Bernhardt L. Trout, Ph. D.
Director, MIT Benjamin Franklin Project
Professor, Department of Chemical Engineering, MIT

Bernhardt L. TroutBernhardt L. Trout is a Professor of Chemical Engineering at MIT.  In addition to his role in the Benjamin Franklin Project, he is Director of the Novartis-MIT Center for Continuous Manufacturing and the Co-Chair of the Singapore-MIT Alliance Program on Chemical and Pharmaceutical Engineering. He received his S.B. and S.M. degrees from MIT and his Ph.D. from the University of California at Berkeley. In addition, he performed post-doctoral research at the Max-Planck Institute.

Professor Trout’s passion is to educate engineering students broadly to give them the ethical and leadership foundations for success in the broadest sense.  His research focuses on Pharmaceutical crystallization and separations, Pharmaceutical manufacturing and development, biopharmaceutical (protein and antibody) processes and stabilization, multi-scale modeling, electronic-structure calculations, and rare events simulations in order to engineering chemical products and processes with unprecedented specificity.  In 2007, together with several colleagues from MIT, he set up the Novartis-MIT Center for Continuous Manufacturing, an $85 million partnership with the objective of transforming pharmaceutical manufacturing. In addition to Novartis, he has worked with many other pharmaceutical companies in research or consulting. He has published over 130 papers and currently has 10 patents pending.

Daniel Doneson, Ph. D.
Lecturer, Department of Chemical Engineering, MIT

Daniel DonesonDaniel Doneson was educated in philosophy and classics at Harvard and Swarthmore and received his Ph.D. as a Century Fellow from the University of Chicago’s Committee on Social Thought. He has held fellowships and taught at the Centre Raymond Aron of the École Des Hautes Études en Sciences Sociales, Paris; the Rosenzweig Center of the Hebrew University and the Van Leer Institute, both in Jerusalem; and the Lauder School of Government Strategy and Diplomacy, The IDC, Herzliya, Israel.  In addition he has held fellowships and taught at the University of Virginia in their Program in Constitutionalism and Democracy and The Program in Political Philosophy, Policy and Law, both of the The Department of Politics, as well as in The Institute for Advanced Studies in Culture.  He has written and lectured widely on issues in philosophy, politics and ethics, especially in relation to modern science and technology for both the scholarly and popular presses.

Kathryn E. Hansen, Ph. D.
Lecturer, Department of Chemical Engineering, MIT

Kathryn SensenKathryn Hansen is a Lecturer in the Chemical Engineering Department at MIT. She teaches a freshman seminar on “Engineering, Science, and the Good Life,” and serves as an academic adviser to freshmen. She received both her A.B. and Ph.D. in Political Science from Harvard University. She has also done research at Cambridge University, and has taught at both Tulane and Harvard.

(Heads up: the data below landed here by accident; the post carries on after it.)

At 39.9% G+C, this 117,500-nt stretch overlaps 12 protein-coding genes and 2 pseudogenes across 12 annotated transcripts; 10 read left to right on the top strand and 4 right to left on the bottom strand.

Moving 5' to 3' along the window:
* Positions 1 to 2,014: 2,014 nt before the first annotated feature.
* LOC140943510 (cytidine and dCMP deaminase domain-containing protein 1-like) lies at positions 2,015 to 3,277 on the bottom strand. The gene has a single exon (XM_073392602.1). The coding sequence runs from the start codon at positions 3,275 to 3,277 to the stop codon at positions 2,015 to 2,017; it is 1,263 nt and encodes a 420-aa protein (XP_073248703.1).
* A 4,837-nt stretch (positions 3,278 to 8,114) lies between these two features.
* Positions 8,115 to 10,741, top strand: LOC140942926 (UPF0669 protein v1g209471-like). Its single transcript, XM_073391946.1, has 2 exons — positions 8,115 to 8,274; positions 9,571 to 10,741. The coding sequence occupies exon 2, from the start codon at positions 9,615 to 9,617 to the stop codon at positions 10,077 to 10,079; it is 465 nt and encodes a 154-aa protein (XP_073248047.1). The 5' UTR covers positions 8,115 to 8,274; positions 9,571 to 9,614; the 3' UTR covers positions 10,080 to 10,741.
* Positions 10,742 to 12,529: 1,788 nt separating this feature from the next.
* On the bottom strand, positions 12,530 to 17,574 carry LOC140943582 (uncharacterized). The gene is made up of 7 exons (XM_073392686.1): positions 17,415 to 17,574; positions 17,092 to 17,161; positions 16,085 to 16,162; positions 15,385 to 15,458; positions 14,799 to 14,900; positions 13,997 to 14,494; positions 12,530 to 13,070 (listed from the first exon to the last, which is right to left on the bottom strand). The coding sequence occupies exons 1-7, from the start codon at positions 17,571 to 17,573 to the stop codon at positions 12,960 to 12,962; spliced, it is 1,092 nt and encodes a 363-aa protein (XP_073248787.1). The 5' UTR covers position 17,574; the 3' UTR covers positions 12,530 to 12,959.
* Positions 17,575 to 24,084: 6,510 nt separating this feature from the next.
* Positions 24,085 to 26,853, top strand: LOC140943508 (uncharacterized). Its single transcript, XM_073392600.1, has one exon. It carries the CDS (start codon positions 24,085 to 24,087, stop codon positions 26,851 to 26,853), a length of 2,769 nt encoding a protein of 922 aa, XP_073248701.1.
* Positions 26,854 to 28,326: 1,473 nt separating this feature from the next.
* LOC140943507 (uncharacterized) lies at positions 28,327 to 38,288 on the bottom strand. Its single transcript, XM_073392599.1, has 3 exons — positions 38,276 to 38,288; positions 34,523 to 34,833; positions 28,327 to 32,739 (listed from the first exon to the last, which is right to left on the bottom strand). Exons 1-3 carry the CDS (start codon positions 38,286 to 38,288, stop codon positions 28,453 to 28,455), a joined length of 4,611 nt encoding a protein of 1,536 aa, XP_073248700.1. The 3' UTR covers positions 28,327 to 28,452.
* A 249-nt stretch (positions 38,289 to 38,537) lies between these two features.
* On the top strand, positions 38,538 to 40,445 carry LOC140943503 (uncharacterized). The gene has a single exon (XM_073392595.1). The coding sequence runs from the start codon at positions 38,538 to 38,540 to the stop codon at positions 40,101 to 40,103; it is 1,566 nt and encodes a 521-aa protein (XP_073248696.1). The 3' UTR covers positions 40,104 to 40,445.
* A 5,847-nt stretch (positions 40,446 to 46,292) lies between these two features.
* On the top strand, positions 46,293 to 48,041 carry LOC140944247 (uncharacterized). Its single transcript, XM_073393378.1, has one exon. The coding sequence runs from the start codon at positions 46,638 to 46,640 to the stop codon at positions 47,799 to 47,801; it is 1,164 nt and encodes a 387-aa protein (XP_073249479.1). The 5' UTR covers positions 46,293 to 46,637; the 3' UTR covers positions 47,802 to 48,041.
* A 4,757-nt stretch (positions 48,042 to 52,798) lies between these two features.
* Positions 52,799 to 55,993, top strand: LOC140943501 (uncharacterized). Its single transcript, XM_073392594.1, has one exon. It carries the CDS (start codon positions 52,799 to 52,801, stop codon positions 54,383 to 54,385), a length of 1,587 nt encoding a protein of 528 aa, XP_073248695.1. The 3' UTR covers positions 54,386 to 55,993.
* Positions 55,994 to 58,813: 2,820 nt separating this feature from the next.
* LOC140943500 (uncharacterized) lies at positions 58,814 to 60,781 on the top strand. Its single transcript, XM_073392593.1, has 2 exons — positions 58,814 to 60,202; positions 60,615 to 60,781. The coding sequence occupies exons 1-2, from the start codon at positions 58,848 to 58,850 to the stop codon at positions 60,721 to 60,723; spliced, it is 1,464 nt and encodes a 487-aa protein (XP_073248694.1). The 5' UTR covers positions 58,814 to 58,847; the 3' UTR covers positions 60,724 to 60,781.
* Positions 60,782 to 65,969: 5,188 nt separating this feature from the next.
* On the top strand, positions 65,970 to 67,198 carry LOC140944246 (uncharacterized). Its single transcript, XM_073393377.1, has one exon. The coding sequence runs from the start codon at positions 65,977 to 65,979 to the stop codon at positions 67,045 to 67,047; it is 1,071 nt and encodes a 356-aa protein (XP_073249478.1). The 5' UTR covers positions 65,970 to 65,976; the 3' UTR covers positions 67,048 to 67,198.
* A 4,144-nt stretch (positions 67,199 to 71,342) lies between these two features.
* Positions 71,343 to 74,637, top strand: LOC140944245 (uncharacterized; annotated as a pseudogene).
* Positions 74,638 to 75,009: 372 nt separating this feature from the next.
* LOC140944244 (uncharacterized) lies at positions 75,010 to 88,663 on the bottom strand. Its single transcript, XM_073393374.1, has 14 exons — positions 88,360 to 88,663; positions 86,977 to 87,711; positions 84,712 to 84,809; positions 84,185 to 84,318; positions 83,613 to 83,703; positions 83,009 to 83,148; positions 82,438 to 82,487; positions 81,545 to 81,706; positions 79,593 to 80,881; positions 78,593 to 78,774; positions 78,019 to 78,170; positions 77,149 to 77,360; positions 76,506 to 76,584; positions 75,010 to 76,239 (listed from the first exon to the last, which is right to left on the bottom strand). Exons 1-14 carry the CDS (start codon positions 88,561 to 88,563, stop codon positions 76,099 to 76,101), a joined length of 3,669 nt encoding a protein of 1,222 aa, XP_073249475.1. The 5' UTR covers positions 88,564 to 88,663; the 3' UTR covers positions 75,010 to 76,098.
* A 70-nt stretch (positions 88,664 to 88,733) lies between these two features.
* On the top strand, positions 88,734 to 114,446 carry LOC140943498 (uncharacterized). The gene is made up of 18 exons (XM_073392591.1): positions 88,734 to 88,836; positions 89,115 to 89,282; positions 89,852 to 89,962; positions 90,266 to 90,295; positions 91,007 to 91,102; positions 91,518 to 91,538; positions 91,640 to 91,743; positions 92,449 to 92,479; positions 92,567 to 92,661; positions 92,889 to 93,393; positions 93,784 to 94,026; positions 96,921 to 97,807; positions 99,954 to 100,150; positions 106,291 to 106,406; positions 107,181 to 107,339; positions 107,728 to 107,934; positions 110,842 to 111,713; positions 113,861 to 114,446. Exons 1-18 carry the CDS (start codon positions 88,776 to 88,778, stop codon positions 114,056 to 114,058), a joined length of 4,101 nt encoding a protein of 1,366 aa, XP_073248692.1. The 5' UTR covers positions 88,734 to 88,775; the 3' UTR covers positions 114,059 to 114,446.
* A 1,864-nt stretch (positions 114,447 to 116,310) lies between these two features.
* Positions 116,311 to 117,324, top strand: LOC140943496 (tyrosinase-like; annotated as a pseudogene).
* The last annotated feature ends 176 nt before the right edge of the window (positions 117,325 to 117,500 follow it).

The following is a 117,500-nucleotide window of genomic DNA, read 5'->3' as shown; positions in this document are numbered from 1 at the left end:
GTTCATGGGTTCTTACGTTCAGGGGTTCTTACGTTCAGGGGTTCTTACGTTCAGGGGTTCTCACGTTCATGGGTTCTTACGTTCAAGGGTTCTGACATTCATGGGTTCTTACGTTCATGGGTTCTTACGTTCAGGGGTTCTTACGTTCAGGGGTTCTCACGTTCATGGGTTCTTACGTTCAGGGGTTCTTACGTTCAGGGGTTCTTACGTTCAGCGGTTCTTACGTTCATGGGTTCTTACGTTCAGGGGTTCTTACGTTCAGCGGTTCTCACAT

Dr. Hansen loves helping students to examine and reflect on the ends or goods for the sake of which they pursue science and engineering. Most students would like to improve the world, and make a good life for themselves. But what does it mean to live a good life? And what sorts of changes would truly make society better? These aren’t easy questions to answer, but Dr. Hansen thinks they are necessary ones for any thoughtful student of science and engineering to reflect on. Her own work has explored the question of how the study of nature may—or may not—help to provide normative guidance for human life. She has examined this question particularly through a careful study of Aristotle, who was outstanding as both a political scientist and natural scientist, and whose approach differs from that of modern scientists in ways that are often instructive.

Affiliated Faculty

Karen K. GleasonKaren K. Gleason
Alexander and I. Michael Kasser Professor of Chemical Engineering



Barry S. JohnstonBarry S. Johnston
Senior Lecturer and Undergraduate Officer, Department of Chemical Engineering



Kristala L. Jones PratherKristala L. Jones Prather
Theodore T. Miller Career Development Associate Professor of Chemical Engineering



Shankar RamanShankar Raman
Professor of Literature



Natasha ShüllNatasha Shüll
Associate Professor of Science, Technology, and Society



Roe photoMerritt Roe Smith
Leverett and William Cutten Professor of the History of Technology



George StephanopoulosGeorge Stephanopoulos
Arthur D. Little Professor of Chemical Engineering